The hair. The eyebrow. It’s too much dahling.

So here we have Rampage. Someone, somewhere thought lets take the game of three mutated humans turned monsters beating up Illinois cities and turn it into a major motion picture event. Then someone else said “Ok. Here’s $50 million dollars.” I think I am in the wrong line of work some days when I point stuff like that out.

So should you insert a coin to start?

The movie has a total of four writing credits thus invoking my Rule of 3 for writers rooms. The story was by Ryan Engle who disappointed me with The Commuter and Non-Stop for Liam Neeson. Engle also gets a screenplay credit with three other men. Carlton Cuse (San Andreas, Brisco County Jr., Colony), Ryan J Condal (Colony,  Hercules), and Adam Sztykiel (Due Date, Alvin and the Chipmunks: The Road Chip).  With this combined pedigree and multiple writers on a concept such as Rampage, this movie should be an absolute train wreck with wildly shifting tones, weirdly spliced scenes, and cringe inducing dialogue; and somehow its not.

Rather than humans who mutate into the monsters, they have animals mutate into significantly larger aggressive hybrid animals. The humans should be and largely are second fiddle to the creature carnage the movie brings. The dialogue is not much, but a few of the lines really work and will make you laugh – especially with some of the delivery. This is not a complex movie here and the concepts are simple and the writers played into those strengths to their benefit with only a handful of human driven moments that do “ok”. The real surprise was the fact the movie addressed consequence for actions (karmic and otherwise) a few times and left me and my partner for the night rather pleased.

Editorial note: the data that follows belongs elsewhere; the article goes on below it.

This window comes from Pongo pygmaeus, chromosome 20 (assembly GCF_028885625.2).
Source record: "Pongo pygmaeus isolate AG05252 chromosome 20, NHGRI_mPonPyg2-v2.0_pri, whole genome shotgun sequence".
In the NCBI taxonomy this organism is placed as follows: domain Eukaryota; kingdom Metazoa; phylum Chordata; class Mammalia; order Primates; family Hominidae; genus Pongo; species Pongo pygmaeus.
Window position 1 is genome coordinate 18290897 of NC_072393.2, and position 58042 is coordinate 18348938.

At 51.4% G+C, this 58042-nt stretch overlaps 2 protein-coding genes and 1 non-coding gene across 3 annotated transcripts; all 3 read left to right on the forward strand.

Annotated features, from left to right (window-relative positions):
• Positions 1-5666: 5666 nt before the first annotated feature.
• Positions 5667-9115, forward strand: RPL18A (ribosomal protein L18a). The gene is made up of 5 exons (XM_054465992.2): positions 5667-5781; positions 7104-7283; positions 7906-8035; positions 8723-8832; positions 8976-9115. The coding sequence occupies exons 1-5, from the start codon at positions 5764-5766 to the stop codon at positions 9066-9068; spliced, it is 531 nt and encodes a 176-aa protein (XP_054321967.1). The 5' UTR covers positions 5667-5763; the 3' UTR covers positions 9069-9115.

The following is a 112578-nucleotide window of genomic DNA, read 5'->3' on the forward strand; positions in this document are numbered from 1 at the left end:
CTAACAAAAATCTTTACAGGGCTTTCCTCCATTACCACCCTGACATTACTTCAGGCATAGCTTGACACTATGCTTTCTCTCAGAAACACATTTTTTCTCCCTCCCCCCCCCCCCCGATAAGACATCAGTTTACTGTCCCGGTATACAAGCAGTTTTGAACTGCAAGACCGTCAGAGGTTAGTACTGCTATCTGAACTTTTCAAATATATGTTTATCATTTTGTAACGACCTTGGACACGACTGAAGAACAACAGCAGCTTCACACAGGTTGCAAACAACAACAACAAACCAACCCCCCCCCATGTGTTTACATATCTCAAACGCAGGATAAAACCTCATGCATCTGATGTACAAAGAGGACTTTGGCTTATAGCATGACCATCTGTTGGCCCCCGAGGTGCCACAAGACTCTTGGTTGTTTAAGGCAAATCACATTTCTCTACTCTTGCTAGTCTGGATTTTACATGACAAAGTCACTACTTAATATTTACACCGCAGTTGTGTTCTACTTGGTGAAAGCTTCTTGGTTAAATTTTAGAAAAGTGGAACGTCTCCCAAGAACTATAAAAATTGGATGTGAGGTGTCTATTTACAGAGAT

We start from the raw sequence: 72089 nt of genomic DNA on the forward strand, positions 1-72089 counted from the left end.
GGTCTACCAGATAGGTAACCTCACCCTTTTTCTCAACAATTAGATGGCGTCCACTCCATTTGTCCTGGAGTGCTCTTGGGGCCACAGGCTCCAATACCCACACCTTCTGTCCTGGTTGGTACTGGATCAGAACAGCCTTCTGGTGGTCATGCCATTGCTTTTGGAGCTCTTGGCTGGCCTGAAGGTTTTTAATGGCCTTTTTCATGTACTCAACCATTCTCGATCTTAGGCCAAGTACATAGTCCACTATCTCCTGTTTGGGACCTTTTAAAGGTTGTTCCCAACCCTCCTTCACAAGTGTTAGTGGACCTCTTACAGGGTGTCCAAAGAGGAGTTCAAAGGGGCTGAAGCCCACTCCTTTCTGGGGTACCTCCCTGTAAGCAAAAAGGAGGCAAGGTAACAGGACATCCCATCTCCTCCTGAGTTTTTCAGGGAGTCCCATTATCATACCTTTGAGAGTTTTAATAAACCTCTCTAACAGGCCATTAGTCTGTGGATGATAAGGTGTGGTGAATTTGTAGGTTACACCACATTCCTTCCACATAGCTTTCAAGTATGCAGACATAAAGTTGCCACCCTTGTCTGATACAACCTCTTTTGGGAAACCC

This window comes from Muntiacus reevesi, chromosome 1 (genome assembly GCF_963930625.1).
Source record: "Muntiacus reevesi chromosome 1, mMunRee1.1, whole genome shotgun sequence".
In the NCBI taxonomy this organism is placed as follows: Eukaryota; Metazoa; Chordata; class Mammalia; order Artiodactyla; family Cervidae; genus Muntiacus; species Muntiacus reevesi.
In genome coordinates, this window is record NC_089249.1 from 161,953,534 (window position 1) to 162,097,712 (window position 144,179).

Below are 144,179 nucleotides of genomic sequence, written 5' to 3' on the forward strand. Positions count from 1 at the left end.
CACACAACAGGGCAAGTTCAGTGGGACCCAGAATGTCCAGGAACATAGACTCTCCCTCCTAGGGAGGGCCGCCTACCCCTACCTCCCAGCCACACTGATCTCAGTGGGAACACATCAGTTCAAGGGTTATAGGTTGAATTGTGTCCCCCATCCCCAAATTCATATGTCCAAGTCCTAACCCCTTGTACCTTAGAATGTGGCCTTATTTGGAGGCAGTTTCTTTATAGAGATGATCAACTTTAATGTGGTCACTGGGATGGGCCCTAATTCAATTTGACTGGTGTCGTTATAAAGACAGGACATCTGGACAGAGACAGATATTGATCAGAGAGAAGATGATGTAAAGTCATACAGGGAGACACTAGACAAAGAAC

Now the humans themselves are, ok its the Rock, you just want to see the Rock. It’s all good. Dwayne “The Rock” Johnson is charismatic as ever here, knows full well the movie he is in and delivers everything the trailer promised you and more. Naomi Harris does well with her role as a Doctor who had her hand in the creation of the mutagen and she  holds her own with him. The final standout is Jeffrey Dean Morgan ( Supernatural, The Walking Dead) who also knows what sort of movie he is in and goes for the most fun, hammiest – yet entirely in world and in character – performance he could. He worried us at first, then when they let him cut loose he just is all kinds of fun.

Director Brad Peyton (San Andreas, Cats & Dogs 2: The Revenge of Kitty Galore) clearly has a love for mid and late 80’s action movies. He shoots sequences that are nothing short of absurd but played straight, and straight sequences with a sense of humor. There’s an early scene (non spoiler dont worry) where a guy is handed three weapons in the span of a minute walk from his car to a chopper as if its nothing, all the while some action hero music from Predator or Commando plays in the background. If you pick up on it – you’ll laugh at the ridiculousness of it, if you don’t you will be rolling your eyes at just how close to over the top it is.

This of course brings us to our creatures, Lizzie, Ralph and George. They look GOOD. Yes, you know they are CG, but the effects team blended them into the real world rather well. Your brain tells you this is computer, but it is interacting with its environment like its there effectively. The people in that environment look part of the scene (most of the time) as well. Its good use of colour correction where they brought up saturation levels just right.  While were on the topic of technicals, the action is magnificently glorious and easy to follow. There sound designers deserve a raise as during loud sequences you can often hear someone in the background saying something entertaining. You will find plenty of game easter eggs as well to a pleasing degree.

TL:DR?

Rampage gave me everything I wanted and a good bit more. This is the grab the popcorn and a drink of choice, sit back, turn the brain off and enjoy for an hour and a half. There’s not much more to say about it – it is just sorta fun and kept the promises the trailers made.

So should I see it?

Yeah. It’s a good time at any price. I would be curious how DBox or XD sound plays with it, I think they’d enhance the experience.

Will you see it again?

Being honest with myself, probably not in theatres, but before you ask yes I am going to buy it.

So the video game movie is good?